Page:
RA: Can we borrow from pro speaker design to achieve better performance in the home? What should be the goals for a hi-fi speaker?

DS: There is a great deal of inherent overlap anyhow. If you look at it in pure engineering terms then it can be distilled down to: Let’s design a speaker. It needs to play X dB loud at X meters (defining power handling, distortion). The audience width and depth will be X (defining dispersion). Etc. Viewed in those terms the product isn’t pro or domestic, it just needs to meet a particular performance spec.

I see a lot of enthusiast interest in people using pro oriented systems at home, especially vintage cinema gear i.e. large horn systems. I certainly see the appeal but I don’t believe it gives them the best sound possible. There are compromises forced when you need a certain number of acoustic watts to fill up a large space. I’ve designed products with horns and compression driver (most notably the JBL biradial monitors). I’m proud of the engineering of those products but for myself I would rather have non horn systems at home. I don’t need the extra 15dB of output and would rather have cone and dome units that are inherently smoother in response.

“…. I would rather have non horn systems at home. I don’t need the extra 15dB of output and would rather have cone and dome units that are inherently smoother in response.”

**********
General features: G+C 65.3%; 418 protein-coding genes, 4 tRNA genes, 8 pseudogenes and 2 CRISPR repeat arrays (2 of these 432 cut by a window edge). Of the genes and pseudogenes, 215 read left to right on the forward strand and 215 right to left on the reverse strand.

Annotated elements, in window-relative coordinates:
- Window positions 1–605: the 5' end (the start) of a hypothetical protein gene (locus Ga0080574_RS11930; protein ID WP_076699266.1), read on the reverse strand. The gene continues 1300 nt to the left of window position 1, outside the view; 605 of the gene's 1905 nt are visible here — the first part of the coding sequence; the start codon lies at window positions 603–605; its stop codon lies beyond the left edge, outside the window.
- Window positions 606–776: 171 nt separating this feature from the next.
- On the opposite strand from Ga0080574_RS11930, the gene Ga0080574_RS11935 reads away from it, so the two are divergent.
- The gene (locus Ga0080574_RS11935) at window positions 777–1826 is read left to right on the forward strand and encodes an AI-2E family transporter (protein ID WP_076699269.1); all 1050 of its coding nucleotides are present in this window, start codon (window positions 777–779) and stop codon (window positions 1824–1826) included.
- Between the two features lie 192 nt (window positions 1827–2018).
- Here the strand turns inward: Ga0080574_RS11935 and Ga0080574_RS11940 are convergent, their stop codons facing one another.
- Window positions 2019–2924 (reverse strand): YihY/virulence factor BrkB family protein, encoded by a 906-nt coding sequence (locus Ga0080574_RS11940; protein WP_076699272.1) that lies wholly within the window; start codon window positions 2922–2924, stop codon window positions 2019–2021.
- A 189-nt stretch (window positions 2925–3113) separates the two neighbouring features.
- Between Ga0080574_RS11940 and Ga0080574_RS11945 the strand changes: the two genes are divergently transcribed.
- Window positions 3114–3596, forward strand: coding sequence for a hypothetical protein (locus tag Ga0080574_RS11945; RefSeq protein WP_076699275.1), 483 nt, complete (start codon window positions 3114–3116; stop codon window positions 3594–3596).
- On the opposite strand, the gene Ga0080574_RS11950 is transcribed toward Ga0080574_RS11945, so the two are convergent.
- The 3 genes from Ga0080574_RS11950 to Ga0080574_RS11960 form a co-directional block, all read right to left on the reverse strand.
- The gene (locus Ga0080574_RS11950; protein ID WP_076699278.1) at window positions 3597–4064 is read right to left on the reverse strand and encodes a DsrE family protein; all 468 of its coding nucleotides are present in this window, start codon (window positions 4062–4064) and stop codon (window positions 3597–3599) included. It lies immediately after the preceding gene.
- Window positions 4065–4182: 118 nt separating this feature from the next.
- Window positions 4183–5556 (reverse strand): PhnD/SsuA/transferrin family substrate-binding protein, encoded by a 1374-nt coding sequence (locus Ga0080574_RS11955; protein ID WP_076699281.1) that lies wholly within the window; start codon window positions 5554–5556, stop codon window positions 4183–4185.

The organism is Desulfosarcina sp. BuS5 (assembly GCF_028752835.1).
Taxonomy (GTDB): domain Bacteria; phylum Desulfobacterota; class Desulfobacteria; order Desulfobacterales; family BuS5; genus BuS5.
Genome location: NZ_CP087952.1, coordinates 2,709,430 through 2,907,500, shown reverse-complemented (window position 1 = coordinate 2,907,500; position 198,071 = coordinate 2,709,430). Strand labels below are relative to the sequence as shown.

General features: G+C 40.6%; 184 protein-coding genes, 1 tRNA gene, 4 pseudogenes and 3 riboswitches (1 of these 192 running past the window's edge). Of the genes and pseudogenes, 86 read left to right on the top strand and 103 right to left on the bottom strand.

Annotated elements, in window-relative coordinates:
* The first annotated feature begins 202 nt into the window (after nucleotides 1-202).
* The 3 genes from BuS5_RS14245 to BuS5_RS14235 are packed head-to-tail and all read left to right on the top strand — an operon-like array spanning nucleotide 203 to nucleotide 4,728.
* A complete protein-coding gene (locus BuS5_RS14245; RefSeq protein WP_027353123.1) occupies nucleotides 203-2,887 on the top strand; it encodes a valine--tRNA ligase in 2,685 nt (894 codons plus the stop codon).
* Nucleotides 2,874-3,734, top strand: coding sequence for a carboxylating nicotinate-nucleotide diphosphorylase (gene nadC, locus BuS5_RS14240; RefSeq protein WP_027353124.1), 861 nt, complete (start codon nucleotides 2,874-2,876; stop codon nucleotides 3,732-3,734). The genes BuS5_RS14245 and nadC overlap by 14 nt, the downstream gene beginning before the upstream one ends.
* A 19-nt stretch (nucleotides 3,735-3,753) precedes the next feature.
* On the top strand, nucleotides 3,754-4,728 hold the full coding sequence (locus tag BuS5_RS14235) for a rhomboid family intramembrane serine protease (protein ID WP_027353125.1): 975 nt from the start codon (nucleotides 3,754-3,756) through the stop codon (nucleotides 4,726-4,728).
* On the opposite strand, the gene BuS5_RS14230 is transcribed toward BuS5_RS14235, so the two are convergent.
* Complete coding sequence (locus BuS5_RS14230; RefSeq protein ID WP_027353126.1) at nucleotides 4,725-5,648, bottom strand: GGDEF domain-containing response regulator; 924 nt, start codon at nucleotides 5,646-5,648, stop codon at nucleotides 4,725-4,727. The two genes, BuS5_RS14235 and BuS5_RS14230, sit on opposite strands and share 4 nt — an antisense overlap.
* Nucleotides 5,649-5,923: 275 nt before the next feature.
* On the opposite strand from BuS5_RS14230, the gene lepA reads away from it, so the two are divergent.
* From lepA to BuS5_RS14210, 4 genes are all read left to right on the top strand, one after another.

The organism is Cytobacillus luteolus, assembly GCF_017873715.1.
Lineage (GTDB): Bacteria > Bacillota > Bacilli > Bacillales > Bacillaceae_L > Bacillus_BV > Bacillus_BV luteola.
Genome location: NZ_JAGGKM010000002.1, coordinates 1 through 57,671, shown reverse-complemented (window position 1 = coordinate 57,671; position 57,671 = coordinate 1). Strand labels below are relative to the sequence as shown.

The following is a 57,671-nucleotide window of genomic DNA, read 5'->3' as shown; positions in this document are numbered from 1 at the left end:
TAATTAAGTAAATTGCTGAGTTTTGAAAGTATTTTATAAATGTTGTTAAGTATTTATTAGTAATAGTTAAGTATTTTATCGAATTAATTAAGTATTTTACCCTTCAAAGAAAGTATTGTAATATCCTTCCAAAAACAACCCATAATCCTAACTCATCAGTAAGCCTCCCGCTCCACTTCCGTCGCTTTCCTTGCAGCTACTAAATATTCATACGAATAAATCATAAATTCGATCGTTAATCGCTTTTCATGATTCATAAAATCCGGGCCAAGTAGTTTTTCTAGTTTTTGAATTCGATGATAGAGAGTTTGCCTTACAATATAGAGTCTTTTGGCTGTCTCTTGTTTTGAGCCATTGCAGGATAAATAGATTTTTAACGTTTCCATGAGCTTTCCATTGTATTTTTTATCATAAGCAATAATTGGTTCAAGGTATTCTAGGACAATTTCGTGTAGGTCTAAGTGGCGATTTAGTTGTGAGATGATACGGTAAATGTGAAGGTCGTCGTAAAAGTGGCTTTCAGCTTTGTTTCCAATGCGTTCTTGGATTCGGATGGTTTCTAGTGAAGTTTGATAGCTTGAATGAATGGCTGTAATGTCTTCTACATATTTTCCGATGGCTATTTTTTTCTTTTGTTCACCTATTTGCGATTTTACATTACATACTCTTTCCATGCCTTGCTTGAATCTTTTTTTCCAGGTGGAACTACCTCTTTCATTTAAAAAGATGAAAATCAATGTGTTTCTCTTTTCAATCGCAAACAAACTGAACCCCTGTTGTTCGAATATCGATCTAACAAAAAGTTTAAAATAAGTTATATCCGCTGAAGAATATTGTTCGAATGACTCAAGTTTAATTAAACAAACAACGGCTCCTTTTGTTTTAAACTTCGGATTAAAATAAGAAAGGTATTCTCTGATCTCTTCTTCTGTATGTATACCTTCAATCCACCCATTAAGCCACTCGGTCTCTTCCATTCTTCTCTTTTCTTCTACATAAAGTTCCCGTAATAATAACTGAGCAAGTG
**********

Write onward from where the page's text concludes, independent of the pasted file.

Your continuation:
RA: There has been a lot of research with regard to psycho-acoustics and Toole’s book is a great summary of this research. You have not only worked with some of the leading researchers but also contributed to the research itself. What is your take on the findings and how they apply to the home environment?

DS: Toole’s book is a groundbreaking work, worth reading over and over. It summarizes his decades of research on the subject of loudspeakers, their measurements and the applicable psychoacoustics. I think it is the new bible on sound system priorities, covering the audibility of the many measurable aberrations found in loudspeaker, including the effects of the room. If we place a speaker in the typical lively room and do a high resolution measurement, the result is such messy resonant picture that we can’t possibly discern whether it should sound good or not. Over the years we’ve developed a lot of approaches to smoothing out the view to simplify the picture, but without having any real justification for these approaches.

Toole’s classic paper, published in 2 parts in 1982 (part 1 and part 2), had a carefully run listening panel rank order 20 loudspeakers for preference and quality and at the same time made a large variety of measurements on them. It showed which measurement correlated with listener preference and which didn’t. This is great stuff for a speaker designer because you can ask: “what should I concentrate on when designing speakers”. Everything costs money and it is a competitive market. Should I spend money to get the phase response flat? Should I add extra components to flatten the system impedance curve? How low does distortion need to be? In other words, what measurable parameters correlate with our subjective impression?